Violations of musical freedom of expression in 2014


Freemuse monitored and documented violations of freedom of expression for musicians on in 2014.

Musicians around the world are facing imprisonment, attacks, and censorship in attempts by government and non-state actors to silence the music.

In 2014, Freemuse registered a total number of 90 attacks and violations against musicians’ rights to musical freedom of expression. The cases include:

• 1 musician killed
• 17 musicians imprisoned
• 9 musicians attacked and
• 14 musicians prosecuted

Russia tops the unflattering list with 15 cases followed by China with 13 and Turkey with nine cases, according to the Freemuse tally released today. Governmental pre-censorship practices in countries such as Iran, Saudi Arabia and North Korea severely damage music life but cannot be statistically measured.

“Silencing musicians with violence, imprisonment and intimidations not only violates the individual’s right to freedom of expression, it robs local and global communities of the joy and critical perspectives expressed through music,” said Freemuse Executive Director Ole Reitov.

“It is crucial that national governments respect their obligations to implement international human rights conventions.”

Daily threats
In Pakistan, Pashto singer Gulnaz was killed when gunmen entered her house and shot her dead. Attacks on female singers are not uncommon in the Khyber Pakhtunkhwa province where music creators and music shops almost daily are facing threats on music life.

In China — one of the great violators of artistic freedom — you don’t get away with music and lyrics addressing the suppression of Tibetan cultural identity. China continues to detain and imprison musicians, who criticise Chinese cultural hegemony. Currently China keeps a dozen Tibetan musicians in detention and imprisonment.

Turkey and Russia — frequently with nationalistic and political overtones — continue to persecute musicians accentuating the troubling erosion of democracy and human rights in the two countries.

How do you register effects of threats and fear?
Analysing the 2014 Freemuse annual statistic on violations of musical freedom of expression, the absence of documentation from Afghanistan, Syria and Mali is striking. In Afghanistan hundreds of musicians live in constant fear of being targeted by the Taliban. In Syria music has come to a standstill in IS-controlled areas, and in northern Mali music activities are still heavily affected by threats from jihadists.

But Freemuse’s statistics only register recorded and verified attacks on individuals, events or shops. Statistics do not portray the fear of being attacked shared by musicians in many countries.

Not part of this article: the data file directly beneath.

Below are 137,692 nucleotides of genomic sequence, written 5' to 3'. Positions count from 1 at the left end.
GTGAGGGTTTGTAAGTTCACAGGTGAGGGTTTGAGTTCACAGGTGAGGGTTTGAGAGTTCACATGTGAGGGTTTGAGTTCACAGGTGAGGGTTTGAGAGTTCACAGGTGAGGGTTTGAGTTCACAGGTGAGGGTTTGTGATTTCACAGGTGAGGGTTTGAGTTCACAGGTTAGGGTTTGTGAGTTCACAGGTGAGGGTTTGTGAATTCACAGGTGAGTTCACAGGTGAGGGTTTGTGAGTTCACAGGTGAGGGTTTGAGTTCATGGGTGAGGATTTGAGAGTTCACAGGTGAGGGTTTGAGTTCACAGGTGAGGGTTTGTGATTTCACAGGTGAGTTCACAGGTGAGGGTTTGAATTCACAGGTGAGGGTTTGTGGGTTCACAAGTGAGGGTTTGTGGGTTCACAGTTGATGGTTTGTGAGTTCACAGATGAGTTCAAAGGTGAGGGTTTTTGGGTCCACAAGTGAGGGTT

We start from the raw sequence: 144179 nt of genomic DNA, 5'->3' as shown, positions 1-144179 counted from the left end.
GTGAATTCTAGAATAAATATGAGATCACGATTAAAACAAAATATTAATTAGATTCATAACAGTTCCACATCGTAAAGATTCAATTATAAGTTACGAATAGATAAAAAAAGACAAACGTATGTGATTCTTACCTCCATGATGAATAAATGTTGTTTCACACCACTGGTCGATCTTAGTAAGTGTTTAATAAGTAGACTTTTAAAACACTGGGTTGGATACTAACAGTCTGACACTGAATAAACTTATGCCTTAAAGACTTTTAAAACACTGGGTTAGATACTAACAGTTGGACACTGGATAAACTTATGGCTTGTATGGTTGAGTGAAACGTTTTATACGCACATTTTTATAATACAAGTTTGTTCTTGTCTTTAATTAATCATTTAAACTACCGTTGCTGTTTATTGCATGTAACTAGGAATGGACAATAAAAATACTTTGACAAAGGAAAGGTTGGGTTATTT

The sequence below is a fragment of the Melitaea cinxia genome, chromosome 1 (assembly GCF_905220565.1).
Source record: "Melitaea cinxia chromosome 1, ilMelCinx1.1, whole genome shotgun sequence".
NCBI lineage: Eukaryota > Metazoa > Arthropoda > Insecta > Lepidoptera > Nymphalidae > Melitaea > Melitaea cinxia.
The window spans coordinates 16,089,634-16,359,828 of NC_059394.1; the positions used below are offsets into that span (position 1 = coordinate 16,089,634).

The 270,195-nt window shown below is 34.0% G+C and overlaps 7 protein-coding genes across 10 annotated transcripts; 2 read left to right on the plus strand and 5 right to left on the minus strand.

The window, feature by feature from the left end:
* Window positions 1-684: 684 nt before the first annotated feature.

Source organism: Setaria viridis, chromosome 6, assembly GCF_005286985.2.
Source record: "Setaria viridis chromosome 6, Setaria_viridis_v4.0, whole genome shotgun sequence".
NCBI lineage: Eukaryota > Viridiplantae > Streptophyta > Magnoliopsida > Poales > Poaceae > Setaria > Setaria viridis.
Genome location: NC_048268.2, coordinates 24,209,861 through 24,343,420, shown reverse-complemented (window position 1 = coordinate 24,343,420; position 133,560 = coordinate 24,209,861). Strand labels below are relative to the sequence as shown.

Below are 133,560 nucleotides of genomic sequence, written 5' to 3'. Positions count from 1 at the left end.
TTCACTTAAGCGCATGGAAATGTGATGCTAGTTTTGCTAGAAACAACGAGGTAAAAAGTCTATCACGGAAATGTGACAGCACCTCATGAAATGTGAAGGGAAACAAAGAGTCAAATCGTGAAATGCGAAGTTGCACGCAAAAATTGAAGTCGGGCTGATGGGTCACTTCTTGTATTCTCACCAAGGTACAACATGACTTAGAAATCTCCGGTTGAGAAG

Once you have faced four masked men armed with Kalashnikovs entering your house telling you to ‘stop this filth’ — you have at least one serious reason to discontinue playing music. And once a wedding party celebrating the ‘event of their life’ with music has been threatened in a remote village, other families in the district planning wedding parties will think twice before engaging local musicians.

Widespread self-censorship
Our statistics do not portray the widespread fear of repression, which leads to self-censorship. And very few artists openly acknowledge having avoided addressing certain issues. In some countries such as Senegal you may criticise the president without being picked up by the police next morning, but as one of Africa’s most prominent rappers, Awadi, who frequently addresses controversial political issues, told Freemuse: “In Senegal it is difficult for me to talk about religion.”

In Morocco you neither criticise religion nor the King – not to mention police brutality or corruption. Morocco, a country portraying itself a moderate, modern state, has no tolerance for such criticism and has imprisoned several rappers in 2014, who dared confront the taboos.

Iran discriminates women artists
Iran with a corrupt censorship system and institutionalised discrimination against women artists should be in this “league” of abusers. But as hundreds of musicians do not even care trying to get permission to perform or publish their music in Iran, Freemuse is not able make even a slight estimate of the effects of censorship.

“We have said this before,” adds Ole Reitov. “The statistics only portray the tip of the iceberg. And unlike real icebergs, which are increasingly melting as an effect of global warming, our ‘icebergs’ seem to expand under the surface of statistics.”


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